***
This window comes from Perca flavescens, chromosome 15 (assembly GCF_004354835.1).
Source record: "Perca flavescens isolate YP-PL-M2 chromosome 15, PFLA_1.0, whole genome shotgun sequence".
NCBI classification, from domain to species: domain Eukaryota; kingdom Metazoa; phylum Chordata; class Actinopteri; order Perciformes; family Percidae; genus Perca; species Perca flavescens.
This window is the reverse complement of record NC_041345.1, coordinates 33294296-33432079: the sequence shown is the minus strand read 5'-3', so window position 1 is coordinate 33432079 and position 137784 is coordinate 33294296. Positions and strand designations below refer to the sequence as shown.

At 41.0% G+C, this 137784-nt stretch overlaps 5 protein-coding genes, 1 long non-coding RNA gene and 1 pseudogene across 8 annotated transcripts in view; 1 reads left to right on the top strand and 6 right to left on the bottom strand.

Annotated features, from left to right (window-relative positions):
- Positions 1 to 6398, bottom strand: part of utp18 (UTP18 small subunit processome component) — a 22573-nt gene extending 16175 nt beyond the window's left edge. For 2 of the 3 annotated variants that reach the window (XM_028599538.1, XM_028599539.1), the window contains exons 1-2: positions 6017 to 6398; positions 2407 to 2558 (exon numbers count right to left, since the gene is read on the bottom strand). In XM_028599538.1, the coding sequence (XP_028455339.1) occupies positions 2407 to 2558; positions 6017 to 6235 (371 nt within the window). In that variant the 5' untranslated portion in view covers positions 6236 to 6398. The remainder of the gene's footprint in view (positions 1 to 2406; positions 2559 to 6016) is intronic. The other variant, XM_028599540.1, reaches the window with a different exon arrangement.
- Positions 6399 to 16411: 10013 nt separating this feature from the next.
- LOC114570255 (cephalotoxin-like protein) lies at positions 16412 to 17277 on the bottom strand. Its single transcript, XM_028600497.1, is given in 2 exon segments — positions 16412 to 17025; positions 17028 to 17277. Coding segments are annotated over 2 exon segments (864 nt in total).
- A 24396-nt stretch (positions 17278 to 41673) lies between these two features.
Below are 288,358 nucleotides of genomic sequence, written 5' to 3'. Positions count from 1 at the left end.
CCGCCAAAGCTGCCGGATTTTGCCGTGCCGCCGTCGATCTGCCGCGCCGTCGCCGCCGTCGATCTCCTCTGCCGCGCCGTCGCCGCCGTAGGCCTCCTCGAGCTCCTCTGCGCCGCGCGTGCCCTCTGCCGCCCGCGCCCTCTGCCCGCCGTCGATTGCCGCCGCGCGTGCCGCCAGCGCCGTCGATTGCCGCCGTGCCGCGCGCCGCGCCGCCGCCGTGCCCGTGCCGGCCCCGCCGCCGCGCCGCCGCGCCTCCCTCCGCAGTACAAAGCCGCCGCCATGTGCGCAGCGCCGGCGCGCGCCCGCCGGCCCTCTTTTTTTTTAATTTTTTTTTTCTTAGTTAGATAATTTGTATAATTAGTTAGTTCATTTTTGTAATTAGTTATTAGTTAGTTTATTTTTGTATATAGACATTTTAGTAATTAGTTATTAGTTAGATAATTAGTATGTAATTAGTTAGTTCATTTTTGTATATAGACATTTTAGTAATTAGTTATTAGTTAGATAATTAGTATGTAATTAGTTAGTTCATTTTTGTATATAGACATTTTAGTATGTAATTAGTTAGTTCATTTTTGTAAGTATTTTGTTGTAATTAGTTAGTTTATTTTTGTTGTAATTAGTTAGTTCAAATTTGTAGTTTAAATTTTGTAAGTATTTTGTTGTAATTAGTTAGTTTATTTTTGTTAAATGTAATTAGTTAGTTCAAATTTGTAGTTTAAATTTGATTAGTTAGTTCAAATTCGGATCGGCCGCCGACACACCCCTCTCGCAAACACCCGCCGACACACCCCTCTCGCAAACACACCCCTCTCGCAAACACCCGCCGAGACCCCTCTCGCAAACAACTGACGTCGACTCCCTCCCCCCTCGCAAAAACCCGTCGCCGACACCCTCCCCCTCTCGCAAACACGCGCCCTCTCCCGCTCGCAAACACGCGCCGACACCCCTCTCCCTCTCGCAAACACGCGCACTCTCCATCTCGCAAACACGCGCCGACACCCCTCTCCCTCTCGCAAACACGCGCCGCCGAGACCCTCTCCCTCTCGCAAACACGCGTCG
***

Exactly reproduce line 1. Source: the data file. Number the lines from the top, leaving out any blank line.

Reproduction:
This window comes from Perca flavescens, chromosome 15 (assembly GCF_004354835.1).